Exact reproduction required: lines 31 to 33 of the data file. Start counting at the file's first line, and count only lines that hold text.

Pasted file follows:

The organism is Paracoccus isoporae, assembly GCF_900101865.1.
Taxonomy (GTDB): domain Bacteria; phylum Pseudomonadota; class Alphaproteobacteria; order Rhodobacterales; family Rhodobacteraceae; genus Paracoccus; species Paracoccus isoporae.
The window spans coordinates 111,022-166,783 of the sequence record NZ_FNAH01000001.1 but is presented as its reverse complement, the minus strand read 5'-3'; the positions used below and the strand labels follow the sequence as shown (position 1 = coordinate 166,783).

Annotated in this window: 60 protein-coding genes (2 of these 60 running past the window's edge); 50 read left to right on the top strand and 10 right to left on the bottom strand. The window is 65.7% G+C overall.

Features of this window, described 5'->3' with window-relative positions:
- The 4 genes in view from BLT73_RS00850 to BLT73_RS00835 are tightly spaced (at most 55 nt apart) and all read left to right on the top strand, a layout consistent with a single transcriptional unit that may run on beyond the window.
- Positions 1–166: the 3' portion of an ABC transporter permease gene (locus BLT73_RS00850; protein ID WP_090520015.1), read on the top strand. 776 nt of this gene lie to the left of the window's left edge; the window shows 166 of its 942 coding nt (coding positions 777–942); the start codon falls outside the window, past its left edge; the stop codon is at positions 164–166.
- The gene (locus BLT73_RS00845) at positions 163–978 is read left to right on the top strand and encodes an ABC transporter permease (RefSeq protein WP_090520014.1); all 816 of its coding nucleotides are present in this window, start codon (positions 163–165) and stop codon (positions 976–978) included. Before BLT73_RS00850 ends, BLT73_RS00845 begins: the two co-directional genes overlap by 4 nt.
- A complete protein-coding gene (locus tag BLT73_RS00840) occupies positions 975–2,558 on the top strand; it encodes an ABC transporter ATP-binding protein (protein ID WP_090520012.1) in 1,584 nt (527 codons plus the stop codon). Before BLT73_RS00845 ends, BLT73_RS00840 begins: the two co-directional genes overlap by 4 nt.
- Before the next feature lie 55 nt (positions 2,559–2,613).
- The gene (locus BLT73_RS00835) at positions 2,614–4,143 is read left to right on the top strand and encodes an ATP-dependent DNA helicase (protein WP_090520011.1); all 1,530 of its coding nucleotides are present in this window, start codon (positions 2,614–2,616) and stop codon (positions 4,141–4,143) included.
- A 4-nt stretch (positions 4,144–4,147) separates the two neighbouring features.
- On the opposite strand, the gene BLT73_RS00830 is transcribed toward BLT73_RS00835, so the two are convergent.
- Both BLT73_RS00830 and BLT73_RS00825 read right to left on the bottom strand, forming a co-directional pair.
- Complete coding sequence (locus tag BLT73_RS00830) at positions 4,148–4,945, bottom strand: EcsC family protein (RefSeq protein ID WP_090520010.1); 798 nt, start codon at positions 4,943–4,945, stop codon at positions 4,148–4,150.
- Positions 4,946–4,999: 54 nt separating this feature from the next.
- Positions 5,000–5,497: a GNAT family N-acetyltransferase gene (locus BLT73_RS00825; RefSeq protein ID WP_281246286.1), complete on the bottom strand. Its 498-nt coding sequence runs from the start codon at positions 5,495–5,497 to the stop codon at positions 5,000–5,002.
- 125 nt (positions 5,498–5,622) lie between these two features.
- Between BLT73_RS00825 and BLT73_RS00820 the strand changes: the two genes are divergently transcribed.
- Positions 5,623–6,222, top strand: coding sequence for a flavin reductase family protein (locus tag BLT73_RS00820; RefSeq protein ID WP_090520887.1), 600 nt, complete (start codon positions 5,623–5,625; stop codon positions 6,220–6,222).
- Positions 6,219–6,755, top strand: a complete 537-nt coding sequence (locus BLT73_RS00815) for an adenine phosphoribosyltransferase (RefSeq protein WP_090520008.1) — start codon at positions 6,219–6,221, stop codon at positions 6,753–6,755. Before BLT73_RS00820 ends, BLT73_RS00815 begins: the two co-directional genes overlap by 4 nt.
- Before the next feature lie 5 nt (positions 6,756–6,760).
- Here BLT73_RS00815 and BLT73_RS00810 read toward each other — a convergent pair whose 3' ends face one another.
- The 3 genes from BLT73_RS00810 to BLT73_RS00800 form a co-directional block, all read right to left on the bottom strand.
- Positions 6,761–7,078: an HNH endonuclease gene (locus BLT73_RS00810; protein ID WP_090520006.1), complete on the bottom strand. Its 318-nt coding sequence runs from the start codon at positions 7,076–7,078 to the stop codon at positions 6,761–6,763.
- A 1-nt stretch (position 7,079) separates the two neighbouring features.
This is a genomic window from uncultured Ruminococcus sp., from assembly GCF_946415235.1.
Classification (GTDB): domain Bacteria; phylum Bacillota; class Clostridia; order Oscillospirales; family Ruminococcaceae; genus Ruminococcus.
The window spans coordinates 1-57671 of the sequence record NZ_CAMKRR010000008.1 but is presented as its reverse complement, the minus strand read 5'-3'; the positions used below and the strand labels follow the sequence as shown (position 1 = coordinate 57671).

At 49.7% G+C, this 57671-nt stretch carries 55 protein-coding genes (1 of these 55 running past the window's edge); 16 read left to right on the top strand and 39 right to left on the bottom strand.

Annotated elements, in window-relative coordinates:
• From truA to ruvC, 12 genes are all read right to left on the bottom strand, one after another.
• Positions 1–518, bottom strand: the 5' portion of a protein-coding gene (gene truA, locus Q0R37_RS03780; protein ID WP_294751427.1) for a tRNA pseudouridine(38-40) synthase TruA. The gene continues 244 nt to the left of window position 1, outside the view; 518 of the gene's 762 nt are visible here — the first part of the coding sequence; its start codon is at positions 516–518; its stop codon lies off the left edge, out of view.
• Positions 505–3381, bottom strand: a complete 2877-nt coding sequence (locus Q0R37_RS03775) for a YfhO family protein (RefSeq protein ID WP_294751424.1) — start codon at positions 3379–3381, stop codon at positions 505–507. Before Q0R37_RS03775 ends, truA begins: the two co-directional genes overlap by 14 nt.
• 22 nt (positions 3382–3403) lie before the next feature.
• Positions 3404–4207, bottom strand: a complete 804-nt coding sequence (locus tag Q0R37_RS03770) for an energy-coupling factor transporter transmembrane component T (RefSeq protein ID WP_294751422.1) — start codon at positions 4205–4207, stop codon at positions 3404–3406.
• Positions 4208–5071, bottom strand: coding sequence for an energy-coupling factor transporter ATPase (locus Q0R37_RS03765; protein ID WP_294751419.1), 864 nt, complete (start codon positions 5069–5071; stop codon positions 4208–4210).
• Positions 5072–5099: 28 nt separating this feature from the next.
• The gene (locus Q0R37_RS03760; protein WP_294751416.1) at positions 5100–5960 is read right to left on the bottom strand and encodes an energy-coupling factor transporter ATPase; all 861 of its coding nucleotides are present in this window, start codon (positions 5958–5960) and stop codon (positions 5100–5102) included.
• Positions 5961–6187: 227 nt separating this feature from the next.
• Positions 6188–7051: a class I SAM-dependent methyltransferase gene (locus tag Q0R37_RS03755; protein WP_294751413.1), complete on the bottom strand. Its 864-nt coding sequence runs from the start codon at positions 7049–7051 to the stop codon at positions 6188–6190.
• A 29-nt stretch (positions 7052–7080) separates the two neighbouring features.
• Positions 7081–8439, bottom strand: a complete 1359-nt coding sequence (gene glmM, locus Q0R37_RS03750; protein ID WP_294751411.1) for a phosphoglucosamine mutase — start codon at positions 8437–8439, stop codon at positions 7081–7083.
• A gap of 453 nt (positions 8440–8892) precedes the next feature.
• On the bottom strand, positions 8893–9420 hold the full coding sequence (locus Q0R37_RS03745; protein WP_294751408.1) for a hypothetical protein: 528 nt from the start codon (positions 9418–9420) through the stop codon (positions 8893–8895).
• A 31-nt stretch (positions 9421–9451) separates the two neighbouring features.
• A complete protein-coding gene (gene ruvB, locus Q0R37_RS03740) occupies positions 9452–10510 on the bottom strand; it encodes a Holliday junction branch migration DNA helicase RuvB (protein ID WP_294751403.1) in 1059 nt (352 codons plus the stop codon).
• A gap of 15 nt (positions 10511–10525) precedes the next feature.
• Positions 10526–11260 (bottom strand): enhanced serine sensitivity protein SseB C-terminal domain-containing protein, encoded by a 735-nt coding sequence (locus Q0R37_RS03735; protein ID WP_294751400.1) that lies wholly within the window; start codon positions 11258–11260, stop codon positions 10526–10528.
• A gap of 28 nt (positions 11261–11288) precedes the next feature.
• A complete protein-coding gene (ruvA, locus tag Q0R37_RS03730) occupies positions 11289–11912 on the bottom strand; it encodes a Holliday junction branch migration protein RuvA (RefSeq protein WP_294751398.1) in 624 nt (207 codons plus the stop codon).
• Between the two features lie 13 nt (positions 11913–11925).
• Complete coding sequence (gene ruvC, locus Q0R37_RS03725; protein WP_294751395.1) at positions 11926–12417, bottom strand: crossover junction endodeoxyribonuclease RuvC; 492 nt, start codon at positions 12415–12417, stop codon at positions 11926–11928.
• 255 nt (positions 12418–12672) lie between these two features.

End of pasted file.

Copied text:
Annotated elements, in window-relative coordinates:
• From truA to ruvC, 12 genes are all read right to left on the bottom strand, one after another.
• Positions 1–518, bottom strand: the 5' portion of a protein-coding gene (gene truA, locus Q0R37_RS03780; protein ID WP_294751427.1) for a tRNA pseudouridine(38-40) synthase TruA. The gene continues 244 nt to the left of window position 1, outside the view; 518 of the gene's 762 nt are visible here — the first part of the coding sequence; its start codon is at positions 516–518; its stop codon lies off the left edge, out of view.